Capitalism works best when a profitable business takes its success and channels it towards helping others. The Geoffrey H. Palmer Center for Entrepreneurship and the Law will explore this concept in a panel discussion titled, "Social Responsibility: Entrepreneurs, Organizations and Corporations Affecting Innovations that Improve Society," at 12:30 p.m. on Thursday, Feb. 5, in classroom B of the School of Law on the Malibu campus.
Panelists Kinya Claiborne, Louis Posen, and professor Larry Cox will discuss the social implications of entrepreneurship.
"Our purpose is to expose students to entrepreneurs, corporations, and organizations that are fulfilling their implicit obligation to give back to society as a whole," explains event organizer Audrey Owens, the program manager for the Palmer Center.
Each panel member draws from years of entrepreneurial experience. Kinya Claiborne works with JAKKS Cares, a charitable offshoot of the Malibu-based toy manufacturer, JAKKS Pacific. "Cares" donates toys and school supplies globally to underprivileged children. Claiborne will discuss how JAKKS Cares fits in with its parent company, the charities they support, and how and why it was established.
Louis Posen is the founder of punk record labels Hopeless Records and Sub City Records, the artists of which he will feature in a traveling music production called the Take Action Tour. He is also involved in the establishment of the S.T.A.K.E. (Sharing, Training, Assistance, Knowledge, and Education) Scholarship for Social Entrepreneurship, which is available to Pepperdine law students. Posen plans to share with the panel his work with the Take Action Tour, the formation and purpose behind the S.T.A.K.E. scholarship, and how and why he established Sub City Records.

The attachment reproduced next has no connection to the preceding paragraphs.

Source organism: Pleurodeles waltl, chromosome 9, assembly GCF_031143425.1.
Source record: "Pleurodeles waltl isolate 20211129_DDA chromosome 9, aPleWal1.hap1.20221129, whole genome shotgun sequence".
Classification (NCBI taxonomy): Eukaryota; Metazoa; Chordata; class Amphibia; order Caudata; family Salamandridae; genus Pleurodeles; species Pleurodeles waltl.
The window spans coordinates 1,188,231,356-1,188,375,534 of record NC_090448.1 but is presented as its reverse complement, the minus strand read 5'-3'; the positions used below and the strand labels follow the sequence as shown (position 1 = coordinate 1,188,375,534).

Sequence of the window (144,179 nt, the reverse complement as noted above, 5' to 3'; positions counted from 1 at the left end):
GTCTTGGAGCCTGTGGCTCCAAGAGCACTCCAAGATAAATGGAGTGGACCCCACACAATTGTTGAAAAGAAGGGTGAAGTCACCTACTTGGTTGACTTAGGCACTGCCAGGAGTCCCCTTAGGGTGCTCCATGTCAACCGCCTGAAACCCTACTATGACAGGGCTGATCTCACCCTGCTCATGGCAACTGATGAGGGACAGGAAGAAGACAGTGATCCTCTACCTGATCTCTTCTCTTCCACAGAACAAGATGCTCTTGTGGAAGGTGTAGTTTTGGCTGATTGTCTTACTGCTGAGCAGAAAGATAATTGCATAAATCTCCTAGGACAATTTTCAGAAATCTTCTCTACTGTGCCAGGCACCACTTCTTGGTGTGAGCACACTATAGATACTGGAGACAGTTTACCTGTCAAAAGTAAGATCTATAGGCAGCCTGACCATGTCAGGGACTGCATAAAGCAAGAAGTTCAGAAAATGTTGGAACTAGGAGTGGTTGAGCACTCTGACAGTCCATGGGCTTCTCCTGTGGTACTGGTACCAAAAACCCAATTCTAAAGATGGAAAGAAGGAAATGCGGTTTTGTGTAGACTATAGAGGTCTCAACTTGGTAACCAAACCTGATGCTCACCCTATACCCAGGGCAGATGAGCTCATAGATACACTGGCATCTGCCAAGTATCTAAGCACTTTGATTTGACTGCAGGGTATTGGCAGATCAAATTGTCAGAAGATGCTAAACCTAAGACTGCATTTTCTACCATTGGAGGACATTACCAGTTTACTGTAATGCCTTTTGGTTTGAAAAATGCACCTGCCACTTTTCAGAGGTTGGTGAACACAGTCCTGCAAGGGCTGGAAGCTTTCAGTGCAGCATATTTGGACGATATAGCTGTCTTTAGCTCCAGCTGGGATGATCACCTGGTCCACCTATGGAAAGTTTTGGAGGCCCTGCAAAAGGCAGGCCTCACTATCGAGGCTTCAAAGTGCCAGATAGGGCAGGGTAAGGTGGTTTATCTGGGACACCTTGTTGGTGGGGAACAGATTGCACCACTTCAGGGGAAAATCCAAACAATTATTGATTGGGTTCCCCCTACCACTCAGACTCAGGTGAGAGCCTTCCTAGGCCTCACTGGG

One of Pepperdine University's own professors will also bring experience in the field of entrepreneurship to the panel. Larry W. Cox, an associate professor of entrepreneurship at Pepperdine's Graziadio School of Business and Management (GSBM), will address how students can find success in their entrepreneurial pursuits while fulfilling their social responsibility.
The Palmer Center was established in the fall of 2000 to provide a complementary addition to the Pepperdine School of Law with its dual-focus on entrepreneurship and law. The innovative 16-unit certificate program assists law students in pursuing alternative career paths, and provides its fellows with the necessary education and training to succeed in the fields of business, finance, real estate, entertainment, intellectual property and technology.
The event is free and open to the public. A pizza lunch will be served. For more information about the Geoffrey H. Palmer Center for Entrepreneurship and the Law, visit the Palmer Center Web site, or call (310) 506-4681.